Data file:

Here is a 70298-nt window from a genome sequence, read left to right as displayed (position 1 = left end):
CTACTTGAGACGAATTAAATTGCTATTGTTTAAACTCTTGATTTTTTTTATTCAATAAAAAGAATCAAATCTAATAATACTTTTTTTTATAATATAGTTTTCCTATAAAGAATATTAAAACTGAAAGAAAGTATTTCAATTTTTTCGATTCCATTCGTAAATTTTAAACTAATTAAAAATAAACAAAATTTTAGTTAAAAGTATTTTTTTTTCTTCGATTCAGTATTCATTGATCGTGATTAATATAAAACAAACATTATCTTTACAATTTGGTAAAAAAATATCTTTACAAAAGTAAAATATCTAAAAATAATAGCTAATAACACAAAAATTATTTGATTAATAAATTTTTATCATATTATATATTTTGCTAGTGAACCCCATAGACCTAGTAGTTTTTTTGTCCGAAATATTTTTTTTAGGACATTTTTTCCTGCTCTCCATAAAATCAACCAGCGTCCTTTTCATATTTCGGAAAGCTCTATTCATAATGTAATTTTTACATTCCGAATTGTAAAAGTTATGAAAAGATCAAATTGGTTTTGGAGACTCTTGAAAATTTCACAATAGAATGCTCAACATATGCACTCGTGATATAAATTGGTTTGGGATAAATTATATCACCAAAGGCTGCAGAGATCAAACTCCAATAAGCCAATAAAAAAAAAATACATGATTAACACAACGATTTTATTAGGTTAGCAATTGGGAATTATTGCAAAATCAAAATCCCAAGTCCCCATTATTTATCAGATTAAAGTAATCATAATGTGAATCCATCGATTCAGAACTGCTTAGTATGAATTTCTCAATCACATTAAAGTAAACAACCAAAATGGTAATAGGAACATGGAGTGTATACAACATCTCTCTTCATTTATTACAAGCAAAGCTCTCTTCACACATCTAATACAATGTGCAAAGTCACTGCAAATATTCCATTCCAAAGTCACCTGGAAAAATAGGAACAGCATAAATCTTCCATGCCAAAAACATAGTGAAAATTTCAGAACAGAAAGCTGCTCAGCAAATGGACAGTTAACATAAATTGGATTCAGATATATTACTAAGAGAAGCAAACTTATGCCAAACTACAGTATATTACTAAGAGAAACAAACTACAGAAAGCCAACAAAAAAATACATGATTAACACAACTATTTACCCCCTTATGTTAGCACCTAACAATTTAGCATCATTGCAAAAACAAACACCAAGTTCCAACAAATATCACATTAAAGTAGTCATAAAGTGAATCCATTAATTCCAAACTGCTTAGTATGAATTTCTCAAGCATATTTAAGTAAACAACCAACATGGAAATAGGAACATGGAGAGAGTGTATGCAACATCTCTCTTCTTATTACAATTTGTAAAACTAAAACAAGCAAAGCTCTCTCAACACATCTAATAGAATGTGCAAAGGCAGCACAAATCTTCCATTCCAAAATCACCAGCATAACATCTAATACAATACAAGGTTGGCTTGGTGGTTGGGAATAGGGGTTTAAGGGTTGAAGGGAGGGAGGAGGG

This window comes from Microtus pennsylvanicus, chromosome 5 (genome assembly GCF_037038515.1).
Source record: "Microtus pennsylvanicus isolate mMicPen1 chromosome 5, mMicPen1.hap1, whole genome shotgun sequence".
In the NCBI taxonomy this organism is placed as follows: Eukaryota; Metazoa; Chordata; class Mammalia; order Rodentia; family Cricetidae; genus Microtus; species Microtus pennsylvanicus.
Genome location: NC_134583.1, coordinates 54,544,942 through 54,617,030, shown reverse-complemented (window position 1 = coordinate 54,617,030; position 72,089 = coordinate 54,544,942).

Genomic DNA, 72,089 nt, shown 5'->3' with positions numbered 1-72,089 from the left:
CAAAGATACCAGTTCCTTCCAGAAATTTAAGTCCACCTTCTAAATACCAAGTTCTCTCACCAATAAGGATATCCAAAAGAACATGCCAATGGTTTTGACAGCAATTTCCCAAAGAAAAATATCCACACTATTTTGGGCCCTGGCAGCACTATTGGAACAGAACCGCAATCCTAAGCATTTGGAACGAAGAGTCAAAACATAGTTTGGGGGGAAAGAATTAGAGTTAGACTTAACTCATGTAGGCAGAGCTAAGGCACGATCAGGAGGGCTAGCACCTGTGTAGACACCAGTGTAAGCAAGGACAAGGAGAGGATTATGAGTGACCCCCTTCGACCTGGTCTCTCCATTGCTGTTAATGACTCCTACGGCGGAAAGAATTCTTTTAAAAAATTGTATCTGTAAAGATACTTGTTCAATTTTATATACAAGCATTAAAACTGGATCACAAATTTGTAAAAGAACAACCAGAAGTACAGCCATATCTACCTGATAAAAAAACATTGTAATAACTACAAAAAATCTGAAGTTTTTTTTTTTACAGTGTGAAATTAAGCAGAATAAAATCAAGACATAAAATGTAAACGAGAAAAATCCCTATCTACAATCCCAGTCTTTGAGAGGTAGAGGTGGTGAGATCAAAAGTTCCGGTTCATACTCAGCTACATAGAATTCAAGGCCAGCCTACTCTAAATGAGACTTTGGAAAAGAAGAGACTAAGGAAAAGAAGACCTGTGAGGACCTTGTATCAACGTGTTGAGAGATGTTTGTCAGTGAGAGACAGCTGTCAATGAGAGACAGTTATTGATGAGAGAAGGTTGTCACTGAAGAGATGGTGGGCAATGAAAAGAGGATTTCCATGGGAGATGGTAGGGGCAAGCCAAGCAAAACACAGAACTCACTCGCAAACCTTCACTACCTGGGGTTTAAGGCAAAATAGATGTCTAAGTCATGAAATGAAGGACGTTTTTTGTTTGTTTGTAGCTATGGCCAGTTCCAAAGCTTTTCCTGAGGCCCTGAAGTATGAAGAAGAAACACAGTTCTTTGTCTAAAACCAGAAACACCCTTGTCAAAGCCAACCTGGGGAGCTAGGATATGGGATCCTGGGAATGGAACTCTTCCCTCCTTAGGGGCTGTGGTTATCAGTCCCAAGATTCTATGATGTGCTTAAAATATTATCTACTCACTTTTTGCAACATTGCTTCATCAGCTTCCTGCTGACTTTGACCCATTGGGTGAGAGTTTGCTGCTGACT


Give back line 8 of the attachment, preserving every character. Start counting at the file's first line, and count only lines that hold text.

CAAAGATACCAGTTCCTTCCAGAAATTTAAGTCCACCTTCTAAATACCAAGTTCTCTCACCAATAAGGATATCCAAAAGAACATGCCAATGGTTTTGACAGCAATTTCCCAAAGAAAAATATCCACACTATTTTGGGCCCTGGCAGCACTATTGGAACAGAACCGCAATCCTAAGCATTTGGAACGAAGAGTCAAAACATAGTTTGGGGGGAAAGAATTAGAGTTAGACTTAACTCATGTAGGCAGAGCTAAGGCACGATCAGGAGGGCTAGCACCTGTGTAGACACCAGTGTAAGCAAGGACAAGGAGAGGATTATGAGTGACCCCCTTCGACCTGGTCTCTCCATTGCTGTTAATGACTCCTACGGCGGAAAGAATTCTTTTAAAAAATTGTATCTGTAAAGATACTTGTTCAATTTTATATACAAGCATTAAAACTGGATCACAAATTTGTAAAAGAACAACCAGAAGTACAGCCATATCTACCTGATAAAAAAACATTGTAATAACTACAAAAAATCTGAAGTTTTTTTTTTTACAGTGTGAAATTAAGCAGAATAAAATCAAGACATAAAATGTAAACGAGAAAAATCCCTATCTACAATCCCAGTCTTTGAGAGGTAGAGGTGGTGAGATCAAAAGTTCCGGTTCATACTCAGCTACATAGAATTCAAGGCCAGCCTACTCTAAATGAGACTTTGGAAAAGAAGAGACTAAGGAAAAGAAGACCTGTGAGGACCTTGTATCAACGTGTTGAGAGATGTTTGTCAGTGAGAGACAGCTGTCAATGAGAGACAGTTATTGATGAGAGAAGGTTGTCACTGAAGAGATGGTGGGCAATGAAAAGAGGATTTCCATGGGAGATGGTAGGGGCAAGCCAAGCAAAACACAGAACTCACTCGCAAACCTTCACTACCTGGGGTTTAAGGCAAAATAGATGTCTAAGTCATGAAATGAAGGACGTTTTTTGTTTGTTTGTAGCTATGGCCAGTTCCAAAGCTTTTCCTGAGGCCCTGAAGTATGAAGAAGAAACACAGTTCTTTGTCTAAAACCAGAAACACCCTTGTCAAAGCCAACCTGGGGAGCTAGGATATGGGATCCTGGGAATGGAACTCTTCCCTCCTTAGGGGCTGTGGTTATCAGTCCCAAGATTCTATGATGTGCTTAAAATATTATCTACTCACTTTTTGCAACATTGCTTCATCAGCTTCCTGCTGACTTTGACCCATTGGGTGAGAGTTTGCTGCTGACT